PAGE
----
NEWS
By Jay Merwin and Jay Merwin,Evening Sun Staff | February 13, 1991
The wind shifts, clearing a view through the smoke of burning tree stumps to reveal a tall, gray-bearded man of 300 pounds dressed in a black jacket, jeans secured by a saucer-sized belt buckle and a cap emblazoned with a Kodiak bear.Rich McCann, 39, known to friends as "The Bear," is from Team Kodiak, Foam Fire Control Inc., of Springfield, Mo., a company that specializes in putting out unusual fires with a foam spray that he compares with dishwashing liquid.McCann drove from Missouri to southwestern Baltimore County in his foam-mixing truck to begin work yesterday on the tree stump fire that has raged underground and spewed smoke for almost two weeks at Patapsco Valley Farms in Granite.
NEWS
By Deborah I. Greene and Deborah I. Greene,Baltimore County Bureau of The Sun | February 13, 1991
Clouds of smoky steam billowed yesterday from the stump fire in western Baltimore County as firefighters sprayed a foam solution expected to eventually put out the blaze, which has spread to the entire 7-acre dump.A Missouri expert hired to put out the fire at the Patapsco Valley Tree Farm in the 8700 block of Dogwood Road said extinguishing the blaze would take longer than the 10 days he had originally estimated.However, he remained confident that the foam would work faster than tearing apart the smoldering rubble and dousing it with water, as firefighters have been doing for nearly two weeks with little success.
NEWS
By Emily Dwass and Emily Dwass,Los Angeles Times | September 12, 2007
Getting out of bed isn't always easy. For some, it helps to visualize a mug of coffee topped with clouds of hot foam. In the past, the only way to get that kind of froth was by driving to your favorite barista or by investing in an espresso machine with a gizmo for steaming milk. But stand-alone milk frothers have been gaining in popularity. I tested several. I considered the quality and volume of foam they produced, speed, design, ease of use and ease of assembly and cleaning. I used nonfat milk in all the tests.
NEWS
November 5, 2013
I fail to understand the logic of Baltimore's Commission on Sustainability in recommending against banning polystyrene containers, and the City Council should ignore those recommendations and move forward with the ban. ( "Council has misgivings on banning foam containers," Nov. 1). It is important to recognize that the continued use of those containers exacts a cost from the public at large whether it is in cleanup of the Chesapeake Bay or in providing additional collections. In effect, the public is asked to pay for the true cost of the use of those containers.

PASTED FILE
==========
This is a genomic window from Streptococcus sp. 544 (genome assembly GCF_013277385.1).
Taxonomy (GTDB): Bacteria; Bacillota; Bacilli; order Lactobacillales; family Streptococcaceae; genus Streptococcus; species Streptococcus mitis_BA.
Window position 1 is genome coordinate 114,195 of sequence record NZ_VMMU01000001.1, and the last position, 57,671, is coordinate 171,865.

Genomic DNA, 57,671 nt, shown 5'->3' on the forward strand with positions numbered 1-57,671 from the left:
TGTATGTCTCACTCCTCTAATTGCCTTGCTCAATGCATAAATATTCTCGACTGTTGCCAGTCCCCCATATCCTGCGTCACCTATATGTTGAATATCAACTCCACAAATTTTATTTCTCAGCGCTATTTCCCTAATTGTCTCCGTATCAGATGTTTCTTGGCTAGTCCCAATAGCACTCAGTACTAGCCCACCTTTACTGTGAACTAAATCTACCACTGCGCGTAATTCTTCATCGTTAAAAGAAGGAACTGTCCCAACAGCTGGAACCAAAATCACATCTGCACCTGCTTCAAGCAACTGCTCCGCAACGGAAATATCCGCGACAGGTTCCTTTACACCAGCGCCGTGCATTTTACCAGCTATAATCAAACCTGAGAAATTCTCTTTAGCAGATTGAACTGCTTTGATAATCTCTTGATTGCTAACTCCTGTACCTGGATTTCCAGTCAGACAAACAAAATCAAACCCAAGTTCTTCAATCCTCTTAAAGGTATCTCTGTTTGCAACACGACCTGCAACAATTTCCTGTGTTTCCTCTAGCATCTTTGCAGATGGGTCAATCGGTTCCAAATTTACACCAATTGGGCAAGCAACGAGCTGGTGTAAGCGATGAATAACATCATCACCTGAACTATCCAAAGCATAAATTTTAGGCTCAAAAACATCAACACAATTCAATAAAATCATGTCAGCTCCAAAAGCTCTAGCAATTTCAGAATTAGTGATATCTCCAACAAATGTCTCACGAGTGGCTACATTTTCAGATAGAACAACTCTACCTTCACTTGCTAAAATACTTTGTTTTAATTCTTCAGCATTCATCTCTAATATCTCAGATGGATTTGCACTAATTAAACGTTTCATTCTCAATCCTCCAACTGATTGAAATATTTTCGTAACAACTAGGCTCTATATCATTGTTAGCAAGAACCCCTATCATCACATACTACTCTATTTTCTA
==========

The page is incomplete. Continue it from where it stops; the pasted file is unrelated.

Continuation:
NEWS
June 22, 2013
I wonder how many people are aware that Baltimore has a polystyrene recycling center at 28th and Sisson streets. I live in Baltimore County and drive in to recycle my Styrofoam or other polystyrene products. I would be nice if polystyrene had never been invented, but I'm afraid it's here to stay. And stay it will - nearly for infinity ("Container ban put off," June 18)! Baltimore at one time had a great anti-littering campaign, "Shoot one in the Basket. " That would be a wastebasket.
NEWS
By Yvonne Wenger, The Baltimore Sun | June 17, 2013
The Baltimore City Council postponed action Monday on a bill that would have banned the use of foam cups and containers for carryout food and drinks after several members withdrew their support. Councilman James B. Kraft, the bill's chief sponsor, said he is still hopeful Baltimore can become the first major East Coast city to adopt such a ban. Kraft, who represents Canton, Little Italy and Fells Point, said some council members expressed concern that the city needs to work toward a cultural shift that changes individual behaviors on littering, rather than a government edict.
NEWS
By Luke Broadwater, The Baltimore Sun | June 11, 2013
Fed up with foam cups floating in Baltimore's waterways, a City Council committee voted Tuesday to approve a ban on polystyrene foam products for carryout food and drink items within the city limits. The measure, sponsored by Councilman James B. Kraft, would impose penalties on food service businesses for using products such as Styrofoam. It will now go to the full council Monday for a vote. "No food service facility may use any disposable food service ware made from polystyrene for the purpose of allowing consumers to take away prepared foods or beverages from its premises," Kraft's bill states.